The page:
Google fail

Google - April Fool smell jokes but no Mauriac
Google – April Fool smell jokes but no Mauriac

While writing up my review on François Mauriac‘s Thérèse Desqueyroux (Therese; later: Therese Desqueyroux), I decided to check whether Google, in its wisdom, had indexed my previous entries on Mauriac. With the language setting to English only and searching François Mauriac, I got 729 hits, with the proviso, after the last one, In order to show you the most relevant results, we have omitted some entries very similar to the 729 already displayed. I looked at every one of those hits (yes, really!) and there was no page from my website. Google has indexed my Mauriac page for, if I search François Mauriac, I get five hits – the author page, reviews of the first two of his novels that I reviewed (the other two have not yet made it to Google) and three other pages where François and Mauriac appear. I do get hits for my blog page which mentions and links to these pages (and which is on a different url), which is strange). If I narrow down the search to François Mauriac Le Baiser au lépreux (A Kiss for the Leper) , my website comes sixth overall (out of 235 hits), ahead of Wikipedia and ahead of my blog post on the book (which comes sixteenth), so clearly Google has not banned me.

Google's view of Mauriac
Google’s view of Mauriac

Obviously, a small site like mine should not appear top in Google rankings. But let’s look at what it is compared with other pages on Mauriac. My webpage has a brief bio, a comprehensive bibliography of his books in both French and English, references to two books about him and links to thirteen other sites about him and reviews of currently four, though then two, of his books. Here is what the top ten, according to Google, are:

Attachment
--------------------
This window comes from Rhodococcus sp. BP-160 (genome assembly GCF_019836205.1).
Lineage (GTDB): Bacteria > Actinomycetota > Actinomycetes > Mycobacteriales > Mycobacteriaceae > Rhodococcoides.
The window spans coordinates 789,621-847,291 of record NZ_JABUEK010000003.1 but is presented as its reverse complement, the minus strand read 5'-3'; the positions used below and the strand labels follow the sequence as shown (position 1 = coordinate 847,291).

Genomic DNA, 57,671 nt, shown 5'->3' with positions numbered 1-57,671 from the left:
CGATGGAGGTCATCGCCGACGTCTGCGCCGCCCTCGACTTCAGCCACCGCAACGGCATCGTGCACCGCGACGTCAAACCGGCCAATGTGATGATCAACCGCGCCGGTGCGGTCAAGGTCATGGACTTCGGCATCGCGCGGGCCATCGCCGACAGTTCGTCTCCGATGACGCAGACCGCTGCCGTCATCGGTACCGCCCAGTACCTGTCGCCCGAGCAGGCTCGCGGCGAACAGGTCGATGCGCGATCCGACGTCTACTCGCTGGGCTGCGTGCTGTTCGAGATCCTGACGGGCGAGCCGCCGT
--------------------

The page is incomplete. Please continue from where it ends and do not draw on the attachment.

• 1. Wikipedia. Detailed bio and bibliography. Fewer links. No books about him
  • 2. Nobel Prize site. Brief bio. Works in French and separate list of works in English. His Nobel speeches.
  • 3. Britannica. Bio. No biblio. References to books about him.
  • 4. Paris Review interview
  • 5. Eternal Word Television Network interview
  • 6. IMDB page on films of his book
  • 7. Wikiquote page with seven quotes from him and his works
  • 8. bio of about 100 words plus photo plus (very) brief facts. No biblio; indeed only mention of one of his novels
  • 9. Goodreads quote page. Ten in English and one in Italian. None in French
  • 10. Amazon UK page of his books for sale on their site. I am in the UK. Presumably people from other countries would get Amazon US or another appropriate Amazon

Google also has its brief summary of Mauriac (see photo above at right).

The Bordeaux tourist office view of Mauriac
The Bordeaux tourist office view of Mauriac